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About the Walk


 

In 2011, millions of children, parents, and community leaders from 40 countries around the world joined together in celebration of International Walk to School Month.

The goal of the walk varies from community to community. Some walks rally for safer and improved streets, some to promote healthier habits and some to conserve the environment. Whatever the reason, International Walk to School events encourage a more walkable world — one community at a time.


The History of the Walk

In 1994, the Hertfordshire County Council's Travelwise team in Great Britain pilots the first walk to school week in the summer term with just a few of its schools.

In 1995, the Pedestrians Association organizes its own first walk to school week, raising the profile of the initiative across Great Britain.

In 1996, the Travelwise Association (numbering about 100 local authorities) joins forces with The Pedestrians Association to hold Walk To School Week during Child Safety Week in Great Britain.

In 1997, in the United States, the Partnership for a Walkable America launches its first walk in Chicago. Later that year, Los Angeles holds a walk. Walk To School Week gets its own dedicated week in mid-May in Great Britain.


walkers in
British Columbia, Canada.

In 1998, 16,000 Canadians from 5 provinces join over 170,000 Americans from 58 United States' communities. Great Britain officially launches Walk To School Week in Birmingham and receives National TV News coverage.

In 1999, Ireland joins the walk along with 44 schools from New Zealand. 10,000 schools from Great Britain take part along with 250 schools from Canada, and 525 schools from the United States.

In 2000, the first ever International Walk to School Day took place on October 4th. Canada, Great Britain, United States, Ireland, Cyprus, Gibraltar and The Isle of Man participated. Austrialia and New Zealand plan to coordinate walks throughout the year. Over two and a half million walkers were estimated to have participated.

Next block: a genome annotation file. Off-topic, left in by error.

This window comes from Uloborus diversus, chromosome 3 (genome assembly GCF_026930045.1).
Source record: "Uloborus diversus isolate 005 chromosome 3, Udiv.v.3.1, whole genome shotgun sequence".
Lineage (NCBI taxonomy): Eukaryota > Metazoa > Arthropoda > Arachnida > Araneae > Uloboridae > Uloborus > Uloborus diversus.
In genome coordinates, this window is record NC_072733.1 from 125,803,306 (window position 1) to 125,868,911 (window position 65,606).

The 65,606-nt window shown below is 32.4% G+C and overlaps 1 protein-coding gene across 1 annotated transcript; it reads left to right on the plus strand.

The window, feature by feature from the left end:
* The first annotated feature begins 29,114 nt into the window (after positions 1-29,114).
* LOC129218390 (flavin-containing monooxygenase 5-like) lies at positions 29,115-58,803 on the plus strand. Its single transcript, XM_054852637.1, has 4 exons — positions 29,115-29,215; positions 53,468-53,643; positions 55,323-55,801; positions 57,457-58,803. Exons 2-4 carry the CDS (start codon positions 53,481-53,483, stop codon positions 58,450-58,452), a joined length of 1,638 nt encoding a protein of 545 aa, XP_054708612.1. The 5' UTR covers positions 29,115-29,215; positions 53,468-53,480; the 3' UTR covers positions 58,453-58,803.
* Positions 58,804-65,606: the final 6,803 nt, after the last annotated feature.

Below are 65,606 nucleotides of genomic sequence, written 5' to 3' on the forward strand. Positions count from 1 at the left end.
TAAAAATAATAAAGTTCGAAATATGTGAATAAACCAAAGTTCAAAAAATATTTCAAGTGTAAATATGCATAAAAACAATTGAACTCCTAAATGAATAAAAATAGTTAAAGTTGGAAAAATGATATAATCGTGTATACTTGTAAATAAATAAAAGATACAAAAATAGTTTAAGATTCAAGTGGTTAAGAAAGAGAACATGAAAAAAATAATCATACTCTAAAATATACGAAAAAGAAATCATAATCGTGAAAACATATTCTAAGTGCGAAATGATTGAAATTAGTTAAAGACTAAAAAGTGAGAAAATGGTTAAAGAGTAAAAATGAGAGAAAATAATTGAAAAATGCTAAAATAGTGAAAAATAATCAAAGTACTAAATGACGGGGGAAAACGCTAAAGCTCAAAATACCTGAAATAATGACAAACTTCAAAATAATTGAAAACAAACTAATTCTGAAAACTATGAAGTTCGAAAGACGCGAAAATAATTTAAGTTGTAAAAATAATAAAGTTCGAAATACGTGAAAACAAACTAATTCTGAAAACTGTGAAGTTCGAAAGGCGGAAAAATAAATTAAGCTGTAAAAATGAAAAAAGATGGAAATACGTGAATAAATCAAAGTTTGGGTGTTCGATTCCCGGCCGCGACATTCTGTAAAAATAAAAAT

In 2001, walkers celebrated the second annual International Walk to School Day with an even greater turnout! 21 countries and nearly 3 million people walked to school, making this the largest event yet.

In 2002, 28 countries were involved in International Walk to School Day. Over 3 million people celebrated walking to school on October 2nd, 2002.

In 2003, 29 countries and 3 million walkers participated in International Walk to School Day on October 8, 2003.

In 2004, 36 countries and 3 million walkers participated in International Walk to School.

In 2005, 37 countries and 3 million walkers participated in International Walk to School.

In 2006, 40 countries and millions of walkers participated in the first International Walk to School Month throughout October.

In 2007, 42 countries and millions of walkers participated in International Walk to School Month.

In 2008, 40 countries and millions of walkers participated in International Walk to School Month.

In 2009, 40 countries and millions of walkers participated in International Walk to School Month.

In 2010, 40 countries and millions of walkers participated in International Walk to School Month.

In 2011, 42 countries and millions of walkers participated in International Walk to School Month.

This October, people all over the world will celebrate International Walk to School Month. Learn about who's participating on our Who's Walking page.

What it's all about

International Walk to School is more than just getting together with children and going for a walk to school as a special event. This is certainly important, but the event's greater aim is to bring forth permanent change in communities across the globe. Below are just a few of its goals:

    Lytchett Matravers Primary school in Dorset, England.
    Encourage physical activity by teaching children the skills to walk safely, how to identify safe routes to school, and the benefits of walking

    Raise awareness of how walkable a community is and where improvements can be made

    Raise concern for the environment

    Reduce crime and take back neighborhoods for people on foot

    Reduce traffic congestion, pollution, and speed near schools

    Share valuable time with local community leaders, parents, and children




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